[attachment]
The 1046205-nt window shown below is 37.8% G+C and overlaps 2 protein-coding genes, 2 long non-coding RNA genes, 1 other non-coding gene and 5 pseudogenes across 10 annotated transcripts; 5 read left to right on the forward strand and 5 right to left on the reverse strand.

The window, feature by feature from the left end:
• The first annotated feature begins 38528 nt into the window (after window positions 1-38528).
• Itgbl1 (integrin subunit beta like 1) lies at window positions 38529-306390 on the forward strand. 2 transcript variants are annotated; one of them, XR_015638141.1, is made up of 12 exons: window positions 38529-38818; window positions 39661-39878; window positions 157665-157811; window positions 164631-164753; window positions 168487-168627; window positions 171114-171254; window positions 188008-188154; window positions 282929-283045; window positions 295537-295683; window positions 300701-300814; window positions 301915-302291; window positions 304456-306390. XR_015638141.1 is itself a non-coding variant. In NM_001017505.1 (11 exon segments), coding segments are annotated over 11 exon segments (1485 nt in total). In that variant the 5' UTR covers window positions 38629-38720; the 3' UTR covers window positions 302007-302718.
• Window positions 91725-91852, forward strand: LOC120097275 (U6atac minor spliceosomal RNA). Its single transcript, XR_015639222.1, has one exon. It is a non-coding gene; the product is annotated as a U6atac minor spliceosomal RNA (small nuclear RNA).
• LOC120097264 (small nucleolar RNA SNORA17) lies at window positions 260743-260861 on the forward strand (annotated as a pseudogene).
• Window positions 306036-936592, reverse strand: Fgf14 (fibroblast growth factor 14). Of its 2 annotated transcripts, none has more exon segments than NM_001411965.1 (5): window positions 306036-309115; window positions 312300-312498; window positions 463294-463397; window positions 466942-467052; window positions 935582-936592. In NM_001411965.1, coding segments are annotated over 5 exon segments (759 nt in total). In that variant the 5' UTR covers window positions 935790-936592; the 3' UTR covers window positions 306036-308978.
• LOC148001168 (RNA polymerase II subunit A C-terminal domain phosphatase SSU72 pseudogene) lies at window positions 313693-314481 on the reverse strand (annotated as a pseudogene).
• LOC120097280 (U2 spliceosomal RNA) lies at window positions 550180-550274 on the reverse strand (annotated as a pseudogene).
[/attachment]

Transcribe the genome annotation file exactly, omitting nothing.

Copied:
The 1046205-nt window shown below is 37.8% G+C and overlaps 2 protein-coding genes, 2 long non-coding RNA genes, 1 other non-coding gene and 5 pseudogenes across 10 annotated transcripts; 5 read left to right on the forward strand and 5 right to left on the reverse strand.

The window, feature by feature from the left end:
• The first annotated feature begins 38528 nt into the window (after window positions 1-38528).
• Itgbl1 (integrin subunit beta like 1) lies at window positions 38529-306390 on the forward strand. 2 transcript variants are annotated; one of them, XR_015638141.1, is made up of 12 exons: window positions 38529-38818; window positions 39661-39878; window positions 157665-157811; window positions 164631-164753; window positions 168487-168627; window positions 171114-171254; window positions 188008-188154; window positions 282929-283045; window positions 295537-295683; window positions 300701-300814; window positions 301915-302291; window positions 304456-306390. XR_015638141.1 is itself a non-coding variant. In NM_001017505.1 (11 exon segments), coding segments are annotated over 11 exon segments (1485 nt in total). In that variant the 5' UTR covers window positions 38629-38720; the 3' UTR covers window positions 302007-302718.
• Window positions 91725-91852, forward strand: LOC120097275 (U6atac minor spliceosomal RNA). Its single transcript, XR_015639222.1, has one exon. It is a non-coding gene; the product is annotated as a U6atac minor spliceosomal RNA (small nuclear RNA).
• LOC120097264 (small nucleolar RNA SNORA17) lies at window positions 260743-260861 on the forward strand (annotated as a pseudogene).
• Window positions 306036-936592, reverse strand: Fgf14 (fibroblast growth factor 14). Of its 2 annotated transcripts, none has more exon segments than NM_001411965.1 (5): window positions 306036-309115; window positions 312300-312498; window positions 463294-463397; window positions 466942-467052; window positions 935582-936592. In NM_001411965.1, coding segments are annotated over 5 exon segments (759 nt in total). In that variant the 5' UTR covers window positions 935790-936592; the 3' UTR covers window positions 306036-308978.
• LOC148001168 (RNA polymerase II subunit A C-terminal domain phosphatase SSU72 pseudogene) lies at window positions 313693-314481 on the reverse strand (annotated as a pseudogene).
• LOC120097280 (U2 spliceosomal RNA) lies at window positions 550180-550274 on the reverse strand (annotated as a pseudogene).